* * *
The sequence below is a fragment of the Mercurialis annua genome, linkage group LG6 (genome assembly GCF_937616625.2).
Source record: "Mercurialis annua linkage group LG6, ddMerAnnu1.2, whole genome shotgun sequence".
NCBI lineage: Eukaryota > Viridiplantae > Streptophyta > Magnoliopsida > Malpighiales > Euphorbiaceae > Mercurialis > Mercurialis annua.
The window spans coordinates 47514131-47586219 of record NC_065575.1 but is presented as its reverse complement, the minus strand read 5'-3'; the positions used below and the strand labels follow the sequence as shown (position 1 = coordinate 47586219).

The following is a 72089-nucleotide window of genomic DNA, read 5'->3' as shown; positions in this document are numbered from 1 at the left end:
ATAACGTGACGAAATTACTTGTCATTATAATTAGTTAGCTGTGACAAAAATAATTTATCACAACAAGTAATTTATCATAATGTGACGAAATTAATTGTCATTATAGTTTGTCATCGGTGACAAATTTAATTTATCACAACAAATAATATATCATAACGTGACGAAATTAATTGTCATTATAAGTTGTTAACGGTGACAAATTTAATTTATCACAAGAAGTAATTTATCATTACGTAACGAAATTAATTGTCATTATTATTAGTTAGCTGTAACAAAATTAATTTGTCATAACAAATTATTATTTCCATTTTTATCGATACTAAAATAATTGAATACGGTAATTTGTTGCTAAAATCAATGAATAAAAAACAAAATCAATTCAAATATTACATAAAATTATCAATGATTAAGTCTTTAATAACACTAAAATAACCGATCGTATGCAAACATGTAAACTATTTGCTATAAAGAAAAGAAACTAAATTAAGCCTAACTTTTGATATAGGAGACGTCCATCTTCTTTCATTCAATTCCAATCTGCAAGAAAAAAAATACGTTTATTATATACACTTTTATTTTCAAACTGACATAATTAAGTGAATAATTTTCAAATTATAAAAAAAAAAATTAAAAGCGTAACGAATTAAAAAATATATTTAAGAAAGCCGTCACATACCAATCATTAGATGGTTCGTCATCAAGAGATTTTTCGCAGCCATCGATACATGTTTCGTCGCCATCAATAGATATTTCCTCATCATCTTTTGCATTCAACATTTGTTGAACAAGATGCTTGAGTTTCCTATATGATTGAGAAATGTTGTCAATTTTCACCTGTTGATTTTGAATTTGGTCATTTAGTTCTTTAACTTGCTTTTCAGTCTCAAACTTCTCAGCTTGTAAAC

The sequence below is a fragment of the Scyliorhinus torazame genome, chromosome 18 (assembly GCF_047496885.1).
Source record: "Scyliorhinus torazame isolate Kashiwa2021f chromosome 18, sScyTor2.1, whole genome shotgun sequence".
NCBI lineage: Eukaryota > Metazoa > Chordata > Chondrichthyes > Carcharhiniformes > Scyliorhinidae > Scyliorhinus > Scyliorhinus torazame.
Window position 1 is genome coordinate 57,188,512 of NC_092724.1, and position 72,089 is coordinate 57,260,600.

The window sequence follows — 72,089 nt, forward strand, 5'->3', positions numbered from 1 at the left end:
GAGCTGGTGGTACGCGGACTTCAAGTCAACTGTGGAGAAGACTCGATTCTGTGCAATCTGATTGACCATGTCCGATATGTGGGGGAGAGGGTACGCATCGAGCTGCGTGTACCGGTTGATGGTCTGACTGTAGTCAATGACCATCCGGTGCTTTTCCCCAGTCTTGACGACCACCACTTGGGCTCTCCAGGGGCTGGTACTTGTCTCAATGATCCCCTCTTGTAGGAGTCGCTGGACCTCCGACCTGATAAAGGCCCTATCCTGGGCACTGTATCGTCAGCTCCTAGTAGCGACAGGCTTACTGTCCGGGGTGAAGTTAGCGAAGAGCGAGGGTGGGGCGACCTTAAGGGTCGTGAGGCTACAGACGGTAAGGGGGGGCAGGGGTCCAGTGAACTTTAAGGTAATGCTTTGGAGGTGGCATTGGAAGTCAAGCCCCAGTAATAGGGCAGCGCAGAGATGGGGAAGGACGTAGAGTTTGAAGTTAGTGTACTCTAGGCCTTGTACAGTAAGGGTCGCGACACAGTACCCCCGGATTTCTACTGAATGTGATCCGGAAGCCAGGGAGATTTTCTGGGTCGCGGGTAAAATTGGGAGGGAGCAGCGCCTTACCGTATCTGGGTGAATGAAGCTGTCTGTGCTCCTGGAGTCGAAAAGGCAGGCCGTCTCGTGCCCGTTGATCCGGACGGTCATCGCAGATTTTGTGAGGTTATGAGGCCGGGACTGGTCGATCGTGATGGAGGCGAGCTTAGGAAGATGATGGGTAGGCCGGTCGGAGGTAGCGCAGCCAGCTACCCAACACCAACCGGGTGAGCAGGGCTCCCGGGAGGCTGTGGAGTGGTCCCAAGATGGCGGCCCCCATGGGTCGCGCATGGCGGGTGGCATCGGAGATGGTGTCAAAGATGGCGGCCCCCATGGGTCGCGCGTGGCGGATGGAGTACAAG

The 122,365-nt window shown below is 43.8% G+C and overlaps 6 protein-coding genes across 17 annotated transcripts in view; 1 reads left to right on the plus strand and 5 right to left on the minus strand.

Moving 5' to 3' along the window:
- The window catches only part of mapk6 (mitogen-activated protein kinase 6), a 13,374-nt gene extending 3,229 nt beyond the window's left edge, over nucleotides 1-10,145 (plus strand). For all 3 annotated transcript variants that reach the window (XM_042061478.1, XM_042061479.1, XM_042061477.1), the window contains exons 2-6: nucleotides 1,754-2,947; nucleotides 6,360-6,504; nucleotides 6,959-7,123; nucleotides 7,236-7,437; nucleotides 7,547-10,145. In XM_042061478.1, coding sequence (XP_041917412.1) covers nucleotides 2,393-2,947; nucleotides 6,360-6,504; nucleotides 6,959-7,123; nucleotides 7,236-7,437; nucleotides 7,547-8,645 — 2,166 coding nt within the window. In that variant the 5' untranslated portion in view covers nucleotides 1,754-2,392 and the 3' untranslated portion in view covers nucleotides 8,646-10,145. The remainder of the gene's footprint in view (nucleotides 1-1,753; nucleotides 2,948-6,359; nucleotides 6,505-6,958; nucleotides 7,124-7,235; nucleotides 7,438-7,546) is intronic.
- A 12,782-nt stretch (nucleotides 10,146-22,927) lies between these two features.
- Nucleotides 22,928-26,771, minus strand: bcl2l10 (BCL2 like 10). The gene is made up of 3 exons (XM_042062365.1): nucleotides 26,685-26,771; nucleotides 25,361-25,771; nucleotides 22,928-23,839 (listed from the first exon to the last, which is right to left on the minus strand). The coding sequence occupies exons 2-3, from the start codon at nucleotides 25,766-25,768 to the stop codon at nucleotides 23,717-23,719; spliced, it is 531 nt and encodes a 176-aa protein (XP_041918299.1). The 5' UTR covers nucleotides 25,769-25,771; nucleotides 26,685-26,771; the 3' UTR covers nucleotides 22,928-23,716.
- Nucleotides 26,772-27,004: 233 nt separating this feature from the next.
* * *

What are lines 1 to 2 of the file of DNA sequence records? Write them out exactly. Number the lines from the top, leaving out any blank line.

The sequence below is a fragment of the Mercurialis annua genome, linkage group LG6 (genome assembly GCF_937616625.2).
Source record: "Mercurialis annua linkage group LG6, ddMerAnnu1.2, whole genome shotgun sequence".